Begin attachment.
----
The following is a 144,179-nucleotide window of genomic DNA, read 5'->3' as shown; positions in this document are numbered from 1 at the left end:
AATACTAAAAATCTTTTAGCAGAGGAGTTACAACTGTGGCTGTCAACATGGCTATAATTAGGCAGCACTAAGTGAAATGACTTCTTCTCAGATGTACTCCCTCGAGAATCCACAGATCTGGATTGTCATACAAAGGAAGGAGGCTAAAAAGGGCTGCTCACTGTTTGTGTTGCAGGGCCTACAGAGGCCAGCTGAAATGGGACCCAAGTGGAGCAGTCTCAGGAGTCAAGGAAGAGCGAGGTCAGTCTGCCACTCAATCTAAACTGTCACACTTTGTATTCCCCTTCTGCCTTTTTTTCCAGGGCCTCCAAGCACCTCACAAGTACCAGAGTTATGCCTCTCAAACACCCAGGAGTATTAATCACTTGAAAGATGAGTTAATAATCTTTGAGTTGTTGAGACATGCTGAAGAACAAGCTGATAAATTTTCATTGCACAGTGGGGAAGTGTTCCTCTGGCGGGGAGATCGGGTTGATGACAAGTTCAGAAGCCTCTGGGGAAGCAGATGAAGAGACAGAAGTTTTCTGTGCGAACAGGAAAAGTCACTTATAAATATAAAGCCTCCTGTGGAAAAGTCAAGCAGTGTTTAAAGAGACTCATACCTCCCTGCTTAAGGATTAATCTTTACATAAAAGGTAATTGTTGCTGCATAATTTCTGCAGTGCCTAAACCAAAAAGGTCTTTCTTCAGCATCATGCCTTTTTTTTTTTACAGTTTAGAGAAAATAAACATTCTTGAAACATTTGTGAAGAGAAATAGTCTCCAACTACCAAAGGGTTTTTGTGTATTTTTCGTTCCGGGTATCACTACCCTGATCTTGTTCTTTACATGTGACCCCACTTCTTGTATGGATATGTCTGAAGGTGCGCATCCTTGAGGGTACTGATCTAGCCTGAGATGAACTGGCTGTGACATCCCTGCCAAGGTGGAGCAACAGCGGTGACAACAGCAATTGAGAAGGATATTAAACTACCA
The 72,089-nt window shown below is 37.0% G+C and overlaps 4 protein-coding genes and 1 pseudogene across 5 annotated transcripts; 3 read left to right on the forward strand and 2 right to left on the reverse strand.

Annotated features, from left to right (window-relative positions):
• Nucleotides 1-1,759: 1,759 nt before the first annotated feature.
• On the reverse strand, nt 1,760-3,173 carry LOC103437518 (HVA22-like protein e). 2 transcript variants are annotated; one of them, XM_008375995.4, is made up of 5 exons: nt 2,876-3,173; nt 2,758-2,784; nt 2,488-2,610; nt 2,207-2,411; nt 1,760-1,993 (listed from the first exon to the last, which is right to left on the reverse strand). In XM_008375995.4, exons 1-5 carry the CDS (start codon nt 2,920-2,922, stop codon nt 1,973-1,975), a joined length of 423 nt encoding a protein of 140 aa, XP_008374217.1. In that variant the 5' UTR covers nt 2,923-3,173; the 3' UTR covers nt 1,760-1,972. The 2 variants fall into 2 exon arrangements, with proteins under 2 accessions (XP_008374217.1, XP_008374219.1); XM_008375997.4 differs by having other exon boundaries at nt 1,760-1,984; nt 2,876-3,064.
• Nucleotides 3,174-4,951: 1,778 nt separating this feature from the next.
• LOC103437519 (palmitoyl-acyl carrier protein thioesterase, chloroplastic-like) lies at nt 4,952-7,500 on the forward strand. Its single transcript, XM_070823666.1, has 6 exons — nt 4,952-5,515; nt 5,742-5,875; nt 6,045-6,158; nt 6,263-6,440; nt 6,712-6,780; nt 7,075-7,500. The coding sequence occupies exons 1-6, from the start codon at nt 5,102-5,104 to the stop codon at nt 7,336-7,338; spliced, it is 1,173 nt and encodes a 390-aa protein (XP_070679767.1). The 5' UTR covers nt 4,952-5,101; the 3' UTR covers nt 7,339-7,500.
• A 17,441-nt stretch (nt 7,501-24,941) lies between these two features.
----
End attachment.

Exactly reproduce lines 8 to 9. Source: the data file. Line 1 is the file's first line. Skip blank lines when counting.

• LOC103437519 (palmitoyl-acyl carrier protein thioesterase, chloroplastic-like) lies at nt 4,952-7,500 on the forward strand. Its single transcript, XM_070823666.1, has 6 exons — nt 4,952-5,515; nt 5,742-5,875; nt 6,045-6,158; nt 6,263-6,440; nt 6,712-6,780; nt 7,075-7,500. The coding sequence occupies exons 1-6, from the start codon at nt 5,102-5,104 to the stop codon at nt 7,336-7,338; spliced, it is 1,173 nt and encodes a 390-aa protein (XP_070679767.1). The 5' UTR covers nt 4,952-5,101; the 3' UTR covers nt 7,339-7,500.
• A 17,441-nt stretch (nt 7,501-24,941) lies between these two features.